// If that function returns true for the passed object, it will be removed from the vector.
// However, since this algorithm can't actually erase objects from the vector, it
// relocates them to the end of the vector, and returns an iterator that points at
// the first 'removed' object. Erasing all objects from that iterator to the end
// actually eradicates them from the vector. Phew.

explosions.erase(remove_if(explosions.begin(), explosions.end(), NeedsRemoval), explosions.end());

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Thanks all, that was very helpful for understanding these container classes :D

I only got around today to actually trying to fix the problem properly, but when I had a bit of a mess around with the code just to see what would happen, I found an amazingly simple solution.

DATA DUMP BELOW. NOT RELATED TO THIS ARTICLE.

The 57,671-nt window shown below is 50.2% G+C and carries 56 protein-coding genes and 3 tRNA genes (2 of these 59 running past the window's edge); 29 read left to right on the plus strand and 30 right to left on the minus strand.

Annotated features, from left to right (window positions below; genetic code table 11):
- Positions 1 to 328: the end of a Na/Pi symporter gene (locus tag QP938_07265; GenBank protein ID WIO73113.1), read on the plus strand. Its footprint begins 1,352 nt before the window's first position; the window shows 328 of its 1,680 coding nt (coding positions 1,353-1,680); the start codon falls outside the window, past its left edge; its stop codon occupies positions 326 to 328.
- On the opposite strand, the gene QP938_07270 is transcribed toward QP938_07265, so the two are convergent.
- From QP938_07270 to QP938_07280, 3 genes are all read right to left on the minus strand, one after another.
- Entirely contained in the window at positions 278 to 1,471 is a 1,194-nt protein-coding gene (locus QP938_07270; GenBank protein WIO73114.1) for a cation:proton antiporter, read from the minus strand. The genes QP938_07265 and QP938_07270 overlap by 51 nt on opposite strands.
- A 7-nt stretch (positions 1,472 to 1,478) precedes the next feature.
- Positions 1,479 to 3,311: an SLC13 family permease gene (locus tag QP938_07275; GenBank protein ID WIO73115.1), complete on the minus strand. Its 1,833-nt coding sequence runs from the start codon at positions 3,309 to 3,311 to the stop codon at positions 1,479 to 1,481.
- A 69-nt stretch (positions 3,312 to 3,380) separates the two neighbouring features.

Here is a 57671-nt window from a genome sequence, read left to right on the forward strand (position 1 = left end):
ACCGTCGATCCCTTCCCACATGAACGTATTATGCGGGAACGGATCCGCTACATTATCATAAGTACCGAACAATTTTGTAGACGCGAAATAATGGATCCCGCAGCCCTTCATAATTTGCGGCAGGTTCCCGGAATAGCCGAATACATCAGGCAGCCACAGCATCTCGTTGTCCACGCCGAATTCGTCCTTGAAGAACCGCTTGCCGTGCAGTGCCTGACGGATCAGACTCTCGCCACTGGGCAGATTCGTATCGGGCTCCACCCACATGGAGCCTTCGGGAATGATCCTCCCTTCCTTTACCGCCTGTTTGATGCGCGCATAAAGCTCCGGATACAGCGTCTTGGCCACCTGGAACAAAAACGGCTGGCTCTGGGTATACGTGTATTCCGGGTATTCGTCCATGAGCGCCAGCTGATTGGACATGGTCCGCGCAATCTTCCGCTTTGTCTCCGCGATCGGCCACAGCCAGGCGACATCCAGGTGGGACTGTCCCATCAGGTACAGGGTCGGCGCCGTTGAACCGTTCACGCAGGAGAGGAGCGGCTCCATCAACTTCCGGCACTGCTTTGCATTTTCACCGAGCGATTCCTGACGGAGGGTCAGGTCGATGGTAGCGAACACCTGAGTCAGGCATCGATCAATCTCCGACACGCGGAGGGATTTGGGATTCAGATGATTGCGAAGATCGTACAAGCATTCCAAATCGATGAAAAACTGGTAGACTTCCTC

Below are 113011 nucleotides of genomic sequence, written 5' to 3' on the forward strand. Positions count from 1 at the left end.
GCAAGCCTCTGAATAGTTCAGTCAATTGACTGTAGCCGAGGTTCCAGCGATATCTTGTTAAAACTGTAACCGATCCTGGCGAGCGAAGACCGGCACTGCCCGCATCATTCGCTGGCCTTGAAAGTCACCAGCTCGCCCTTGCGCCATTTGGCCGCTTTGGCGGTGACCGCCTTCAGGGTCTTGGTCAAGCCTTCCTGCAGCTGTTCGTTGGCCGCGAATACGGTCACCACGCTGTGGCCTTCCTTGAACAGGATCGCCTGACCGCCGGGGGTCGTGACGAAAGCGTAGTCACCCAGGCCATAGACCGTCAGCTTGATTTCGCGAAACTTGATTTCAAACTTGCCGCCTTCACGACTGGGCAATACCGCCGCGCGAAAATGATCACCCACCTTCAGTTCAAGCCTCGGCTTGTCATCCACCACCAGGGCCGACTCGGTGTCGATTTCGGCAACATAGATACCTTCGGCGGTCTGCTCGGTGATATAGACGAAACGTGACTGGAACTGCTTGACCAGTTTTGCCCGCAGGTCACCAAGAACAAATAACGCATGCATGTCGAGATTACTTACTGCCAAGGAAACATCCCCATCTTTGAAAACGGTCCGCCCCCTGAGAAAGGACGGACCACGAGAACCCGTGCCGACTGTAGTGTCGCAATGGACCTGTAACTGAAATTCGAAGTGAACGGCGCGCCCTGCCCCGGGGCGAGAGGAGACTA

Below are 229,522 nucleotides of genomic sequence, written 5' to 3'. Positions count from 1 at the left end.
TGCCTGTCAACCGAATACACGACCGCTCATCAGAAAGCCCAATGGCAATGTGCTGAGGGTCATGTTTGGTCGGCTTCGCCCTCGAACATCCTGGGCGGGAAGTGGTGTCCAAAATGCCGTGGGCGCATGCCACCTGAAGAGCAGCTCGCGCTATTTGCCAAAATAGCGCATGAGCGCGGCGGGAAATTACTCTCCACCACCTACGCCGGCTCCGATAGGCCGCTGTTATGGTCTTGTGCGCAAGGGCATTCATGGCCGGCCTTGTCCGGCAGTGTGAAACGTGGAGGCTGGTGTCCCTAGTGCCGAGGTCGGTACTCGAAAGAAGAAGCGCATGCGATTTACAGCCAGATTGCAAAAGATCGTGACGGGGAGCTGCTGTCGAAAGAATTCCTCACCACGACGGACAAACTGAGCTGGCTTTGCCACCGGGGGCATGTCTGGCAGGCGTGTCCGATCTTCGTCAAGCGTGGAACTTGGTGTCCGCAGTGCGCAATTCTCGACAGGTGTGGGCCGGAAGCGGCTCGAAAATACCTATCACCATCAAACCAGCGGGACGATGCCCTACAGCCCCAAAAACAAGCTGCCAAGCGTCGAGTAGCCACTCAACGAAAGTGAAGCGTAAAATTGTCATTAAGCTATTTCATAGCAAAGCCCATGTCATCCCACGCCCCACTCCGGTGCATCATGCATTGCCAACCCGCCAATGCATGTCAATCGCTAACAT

Noting what xissburg said, I just tried to swap the commands around for curiosity so that now I have this:

void Explosion::manageExpl()
{
for(unsigned int i = 0; i < explosions.size(); i++)
{
if( explosions.at(i)->frame == 5 )
{
delete explosions.at(i); //Used to be on the next line
explosions.erase(explosions.begin()); //Used to be above
}
}
}


And now it all works completely perfectly. The explosions appear, animate and disappear when they're finished without any glitches.

Is this a perfectly fine way to code this? Or would it cause problems in other cases or otherwise be bad practice?

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You're probably just getting lucky.

The erase method returns an iterator to the next valid element, so use a while loop:


void Explosion::manageExpl()
{
std::vector<Explosion*>::iterator it( explosions.begin() );
while ( it != explosions.end() )